Teaching Comparative Government and Politics

Tuesday, April 21, 2015

Will victory equal reform?

Promises during the campaign won votes. Will voters wait patiently for results in Nigeria?

Please don’t expect miracles: The president-elect faces enormous tasks, starting with halting corruption
MUHAMMADU BUHARI… promised frustrated Nigerians that he would bring change once he is inaugurated on May 29th. Many will take him at his word. “Most people are expecting a new Nigeria,” says Ahmad Lamido, a civil servant in the northern city of Kano…

Mr Buhari will start by trying to deal with mismanagement in the army. Embezzlement by generals is one reason why, despite a huge budget, the army lacks the equipment to defeat the jihadists of Boko Haram…

Mr Buhari’s new lot will look into the accounts of the Nigerian National Petroleum Corporation (NNPC). Investigation into opaque operating contracts is the starting place, reckons Thomas Hansen of Control Risks, a London-based consultancy. The state-owned oil giant signed operating contracts worth billions of dollars without bidding during Mr Jonathan’s presidency. Such “strategic partnership agreements” have been a way to steal cash from federal coffers, says Lamido Sanusi, a former central-bank governor sacked by Mr Jonathan for alleging that $20 billion in oil revenue had vanished…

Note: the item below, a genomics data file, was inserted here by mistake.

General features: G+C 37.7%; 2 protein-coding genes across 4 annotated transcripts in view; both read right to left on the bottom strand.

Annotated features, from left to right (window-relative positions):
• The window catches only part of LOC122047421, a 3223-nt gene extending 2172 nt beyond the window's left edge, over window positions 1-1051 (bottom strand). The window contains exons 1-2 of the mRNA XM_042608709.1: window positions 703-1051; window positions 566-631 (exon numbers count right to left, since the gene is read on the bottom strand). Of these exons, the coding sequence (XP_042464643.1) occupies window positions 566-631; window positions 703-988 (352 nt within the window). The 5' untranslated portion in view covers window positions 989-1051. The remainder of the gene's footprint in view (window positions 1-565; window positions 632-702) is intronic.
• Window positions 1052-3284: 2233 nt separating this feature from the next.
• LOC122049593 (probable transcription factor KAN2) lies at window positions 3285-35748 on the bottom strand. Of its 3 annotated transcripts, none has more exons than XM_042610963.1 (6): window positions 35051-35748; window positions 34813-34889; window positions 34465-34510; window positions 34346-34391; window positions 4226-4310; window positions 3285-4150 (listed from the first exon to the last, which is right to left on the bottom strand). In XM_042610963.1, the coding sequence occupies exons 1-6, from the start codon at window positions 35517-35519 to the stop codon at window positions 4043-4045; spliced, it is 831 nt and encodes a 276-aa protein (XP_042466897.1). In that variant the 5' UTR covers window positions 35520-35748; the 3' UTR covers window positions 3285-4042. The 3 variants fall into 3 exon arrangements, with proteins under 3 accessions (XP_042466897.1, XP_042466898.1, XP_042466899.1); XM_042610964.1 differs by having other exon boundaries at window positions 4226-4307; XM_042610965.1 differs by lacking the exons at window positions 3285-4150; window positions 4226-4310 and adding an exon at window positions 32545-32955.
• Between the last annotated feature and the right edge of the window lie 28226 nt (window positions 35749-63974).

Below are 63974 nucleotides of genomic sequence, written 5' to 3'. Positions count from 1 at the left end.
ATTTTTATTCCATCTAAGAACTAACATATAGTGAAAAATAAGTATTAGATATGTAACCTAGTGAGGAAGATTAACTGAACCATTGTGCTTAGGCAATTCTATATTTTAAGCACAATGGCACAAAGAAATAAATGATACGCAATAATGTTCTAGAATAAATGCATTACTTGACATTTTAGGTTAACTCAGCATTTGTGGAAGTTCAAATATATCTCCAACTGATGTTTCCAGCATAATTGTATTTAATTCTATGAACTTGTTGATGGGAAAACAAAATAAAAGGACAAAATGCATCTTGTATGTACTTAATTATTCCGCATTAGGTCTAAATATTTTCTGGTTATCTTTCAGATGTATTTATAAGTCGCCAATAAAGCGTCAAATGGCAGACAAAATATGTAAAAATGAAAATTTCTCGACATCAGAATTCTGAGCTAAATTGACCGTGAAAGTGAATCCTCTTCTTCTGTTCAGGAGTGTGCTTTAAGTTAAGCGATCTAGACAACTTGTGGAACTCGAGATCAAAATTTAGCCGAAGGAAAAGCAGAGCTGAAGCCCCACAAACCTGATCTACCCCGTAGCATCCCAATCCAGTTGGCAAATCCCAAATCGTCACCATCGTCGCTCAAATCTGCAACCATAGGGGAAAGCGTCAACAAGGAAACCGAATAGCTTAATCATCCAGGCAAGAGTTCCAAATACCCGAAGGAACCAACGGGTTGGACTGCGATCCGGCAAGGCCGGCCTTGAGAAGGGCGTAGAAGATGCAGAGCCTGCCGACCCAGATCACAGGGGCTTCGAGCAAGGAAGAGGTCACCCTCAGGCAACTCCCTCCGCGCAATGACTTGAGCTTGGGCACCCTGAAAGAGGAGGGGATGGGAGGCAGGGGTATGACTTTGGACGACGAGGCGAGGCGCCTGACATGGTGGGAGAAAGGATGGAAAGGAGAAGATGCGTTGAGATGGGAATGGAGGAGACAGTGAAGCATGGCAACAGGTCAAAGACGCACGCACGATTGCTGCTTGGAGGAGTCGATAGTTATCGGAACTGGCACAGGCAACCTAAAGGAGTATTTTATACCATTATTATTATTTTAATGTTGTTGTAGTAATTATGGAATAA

Mr Buhari must keep the current fragile peace in the oil-producing Niger delta. He is expected to axe an expensive deal which, since 2009, has paid former militants to stop them blowing up oil installations and kidnapping workers… The new government may come up with another deal instead…

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